Paranoia is Halloween’s Scariest Adversary

 

We’ve reached the time once again; boils and ghouls where we rummage through the back of our closets to get out our Halloween decorations we’ve been waiting all year for. Time to get out all the cobwebs, buckets of blood, random props and body parts from past Halloween costumes and make your house look as though murder was for dinner every night. It’s also a time for some people to get out their boxes of holiday safety supplies. Their reflective spray paint and tape and extra bright flashlights. Their trick-r-treat candy analysis kit along with their maps and locations of designated safety zones to herd their kids into. Now nobody can blame a parent for being even overly cautious when it comes to their child’s safety. But at what point do you just kill the entire spirit of Halloween and completely take the piss out of everything that it stands for?

Halloween is meant to be scary in a traditional sense of dressing in costume to scare away evil spirits as well as honoring the dead. It has evolved in various ways with each country having their own particular traditions that they hold true. America’s approach to Halloween throughout time naturally has been to commercialize it to death and exploit it as much as possible for profit like every other holiday. The most profitable aspect of this holiday is none other than the delicious, poisonous bars and pieces of goodness, candy. In 2016 America spent a record of $8.4 billion dollars on candy and it is expected to be at least $9.1 billion dollars this year. That’s a lot of sugar. That’s also a lot of candy that super creeps out there are going to have to go through and lace them with drugs, razor blades, and hypodermic needles. Hell, they may even figure out a way to inject the HIV virus in there with today’s technology.

Every year since I was a child there have always been stories and news reports every year warning parents about the dangers of tainted Halloween candy. For the most part, a lot of these reports are hoaxes, and very rarely are they ever true. This year before October even hit, there were several stories on the internet in regards to ecstasy being a concern of floating around in this year’s bounty of candy. I don’t understand this. Not only are there reports from the poisonous candy underground, but the idea that there are people actually wasting their drugs and money on trying to harm children? From a person that has seen the drug culture from various perspectives in life, I think not. The cost of candy alone to supply a neighborhood full of children is costly enough let alone paying whatever your local street price is for all the drugs you would include. Not to mention, if you were to have a copious amount of drugs of that caliber you’d more than likely be looking to turn a profit, or have a good time, as opposed to randomly harming kids.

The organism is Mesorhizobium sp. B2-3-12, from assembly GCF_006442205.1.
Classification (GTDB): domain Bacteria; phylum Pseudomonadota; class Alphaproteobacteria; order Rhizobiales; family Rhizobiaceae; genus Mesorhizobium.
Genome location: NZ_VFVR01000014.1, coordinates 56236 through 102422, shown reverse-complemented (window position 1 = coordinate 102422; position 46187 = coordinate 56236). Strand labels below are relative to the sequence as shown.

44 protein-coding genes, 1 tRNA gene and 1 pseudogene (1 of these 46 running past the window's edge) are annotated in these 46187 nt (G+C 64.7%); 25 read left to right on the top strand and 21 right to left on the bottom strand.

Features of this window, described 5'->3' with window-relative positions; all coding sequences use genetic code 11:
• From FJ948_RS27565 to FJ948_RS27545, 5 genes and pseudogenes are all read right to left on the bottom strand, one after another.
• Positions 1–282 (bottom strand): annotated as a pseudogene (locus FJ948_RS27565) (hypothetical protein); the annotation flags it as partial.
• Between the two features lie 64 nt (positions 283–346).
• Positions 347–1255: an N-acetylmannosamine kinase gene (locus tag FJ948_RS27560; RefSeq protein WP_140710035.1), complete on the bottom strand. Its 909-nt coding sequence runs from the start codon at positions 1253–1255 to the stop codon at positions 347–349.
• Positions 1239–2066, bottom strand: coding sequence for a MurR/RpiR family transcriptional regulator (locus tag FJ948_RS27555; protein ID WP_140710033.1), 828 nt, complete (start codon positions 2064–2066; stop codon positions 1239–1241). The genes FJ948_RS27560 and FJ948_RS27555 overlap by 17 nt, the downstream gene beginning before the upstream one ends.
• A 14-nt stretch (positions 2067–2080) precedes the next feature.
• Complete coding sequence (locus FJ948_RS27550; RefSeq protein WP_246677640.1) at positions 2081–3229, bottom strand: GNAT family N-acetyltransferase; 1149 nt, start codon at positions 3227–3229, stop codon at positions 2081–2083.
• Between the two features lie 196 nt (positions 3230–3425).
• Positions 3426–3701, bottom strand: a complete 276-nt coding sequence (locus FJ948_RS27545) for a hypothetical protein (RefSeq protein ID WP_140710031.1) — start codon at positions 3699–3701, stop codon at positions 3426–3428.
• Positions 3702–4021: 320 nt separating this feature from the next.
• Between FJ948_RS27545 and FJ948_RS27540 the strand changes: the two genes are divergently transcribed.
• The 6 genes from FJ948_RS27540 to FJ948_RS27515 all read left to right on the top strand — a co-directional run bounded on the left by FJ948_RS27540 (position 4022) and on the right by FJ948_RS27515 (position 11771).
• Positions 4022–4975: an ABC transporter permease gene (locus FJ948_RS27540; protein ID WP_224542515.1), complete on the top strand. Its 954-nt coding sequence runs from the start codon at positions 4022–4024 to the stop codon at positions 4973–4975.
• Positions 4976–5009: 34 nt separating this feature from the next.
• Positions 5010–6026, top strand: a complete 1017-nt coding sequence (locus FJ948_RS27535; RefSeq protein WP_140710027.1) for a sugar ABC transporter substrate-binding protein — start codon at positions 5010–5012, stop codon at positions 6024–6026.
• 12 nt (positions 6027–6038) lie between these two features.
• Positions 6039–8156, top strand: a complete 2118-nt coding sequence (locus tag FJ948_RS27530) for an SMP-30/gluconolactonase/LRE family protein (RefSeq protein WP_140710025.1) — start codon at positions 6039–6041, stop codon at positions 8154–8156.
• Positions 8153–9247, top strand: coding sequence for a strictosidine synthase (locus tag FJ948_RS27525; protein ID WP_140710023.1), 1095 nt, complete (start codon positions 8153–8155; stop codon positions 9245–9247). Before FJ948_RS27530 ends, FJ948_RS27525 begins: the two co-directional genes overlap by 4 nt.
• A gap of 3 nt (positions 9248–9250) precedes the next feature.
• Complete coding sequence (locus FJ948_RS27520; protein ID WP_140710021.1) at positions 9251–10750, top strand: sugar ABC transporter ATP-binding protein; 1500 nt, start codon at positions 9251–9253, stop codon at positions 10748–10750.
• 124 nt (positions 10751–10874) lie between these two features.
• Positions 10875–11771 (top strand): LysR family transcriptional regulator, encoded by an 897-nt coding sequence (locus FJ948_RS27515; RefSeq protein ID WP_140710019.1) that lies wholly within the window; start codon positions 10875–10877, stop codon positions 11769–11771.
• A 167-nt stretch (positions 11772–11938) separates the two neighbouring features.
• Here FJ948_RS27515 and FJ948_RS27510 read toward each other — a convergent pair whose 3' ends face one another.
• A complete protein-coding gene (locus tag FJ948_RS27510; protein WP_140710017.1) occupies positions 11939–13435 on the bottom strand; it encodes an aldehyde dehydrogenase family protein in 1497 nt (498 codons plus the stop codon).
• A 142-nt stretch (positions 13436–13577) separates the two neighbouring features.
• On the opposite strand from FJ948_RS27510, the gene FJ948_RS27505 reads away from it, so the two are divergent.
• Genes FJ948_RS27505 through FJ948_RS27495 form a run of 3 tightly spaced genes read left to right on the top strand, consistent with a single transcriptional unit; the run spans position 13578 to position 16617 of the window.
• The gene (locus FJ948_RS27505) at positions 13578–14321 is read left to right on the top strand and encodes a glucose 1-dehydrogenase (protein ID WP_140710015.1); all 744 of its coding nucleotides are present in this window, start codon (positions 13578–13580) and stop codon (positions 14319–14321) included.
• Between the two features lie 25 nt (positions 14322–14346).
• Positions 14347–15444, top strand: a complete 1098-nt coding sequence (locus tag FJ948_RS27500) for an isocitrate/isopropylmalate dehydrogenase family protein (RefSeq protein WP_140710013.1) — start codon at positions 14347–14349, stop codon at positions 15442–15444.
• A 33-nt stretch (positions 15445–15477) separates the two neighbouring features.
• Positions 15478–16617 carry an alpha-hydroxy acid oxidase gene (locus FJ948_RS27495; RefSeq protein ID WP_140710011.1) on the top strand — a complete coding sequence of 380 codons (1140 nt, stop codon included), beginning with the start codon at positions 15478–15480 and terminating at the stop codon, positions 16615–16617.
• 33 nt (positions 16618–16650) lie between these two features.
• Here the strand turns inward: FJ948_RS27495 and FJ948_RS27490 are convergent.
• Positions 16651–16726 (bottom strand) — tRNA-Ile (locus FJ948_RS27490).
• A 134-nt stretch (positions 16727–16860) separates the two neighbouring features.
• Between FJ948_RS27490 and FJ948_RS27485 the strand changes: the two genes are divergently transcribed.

The paranoia evolves though from not just trusting the candy but not trusting your fellow neighbor as well. Being a holiday of spontaneity and mischief has been transformed into an event of structure and good behavior. Many church communities and organizations have created the “trunk-r-treat” trend where selected individuals gather in a parking lot and just pass out candy via their trunk. There have also been trends of organizing trick-r-treating through hotels. I see what they’re doing here but what kind of message are we really sending now to children in the realm of safety? There were the classic rules of “don’t go in a stranger’s house, only go to houses with lights on, have your parents follow you in their cars”, and several other stranger danger guidelines. But to give the idea that people in hotels and in parking lots with open trunks of candy are always a good thing is completely ridiculous. It instills the idea that potentially all hotel rooms and trunks are full of candy and if one were to randomly offer candy no matter what time of year, it’s just like Halloween! These types of events are more for the parents than they are the children. If you wanted to live the sheltered boy/girl scout maybe it is the thing for you but based upon what the holiday is all about this is just another way of dumbing down a culture of traditions based around the opposite of structure.

A parents concern for their child’s safety is no laughing matter and is always taken seriously. The overabundance of safety tips and things parent’s worry about become over the top just because of stories and fables produces through other parents and the news. Kids can’t go out and pick a costume of their choosing because the materials they are made of aren’t up to standards or there aren’t enough reflective elements on it so that your Grim Reaper costumes shines like a glow worm. How many memories are potentially soiled due to a kid just not having that one day of the year to let loose and collect their candy and be the monster they have been waiting to transform into all year? I’m not of the mind that it should be like The Purge and it should be chaos on every screen because I too have to clean up toilet paper and eggs. It’s a part of the process. What is also a part of the process is being a responsible parent. Yes, check your kid’s candy and make sure they’re going to a decent neighborhood. Drive around with them and continue to remind them to look both ways. Continue to indulge in the traditions of Halloween and not turn it into an event that’s based on your time and concerns and fears. Halloween is for everyone no matter what age you are and it’s not going to be fun for anyone much longer if we’re teaching our kids to be scared of that one day of the year for all the wrong reasons.

COMMENTS

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    Abby 7 months

    Love this article, Halloween is for anyone.

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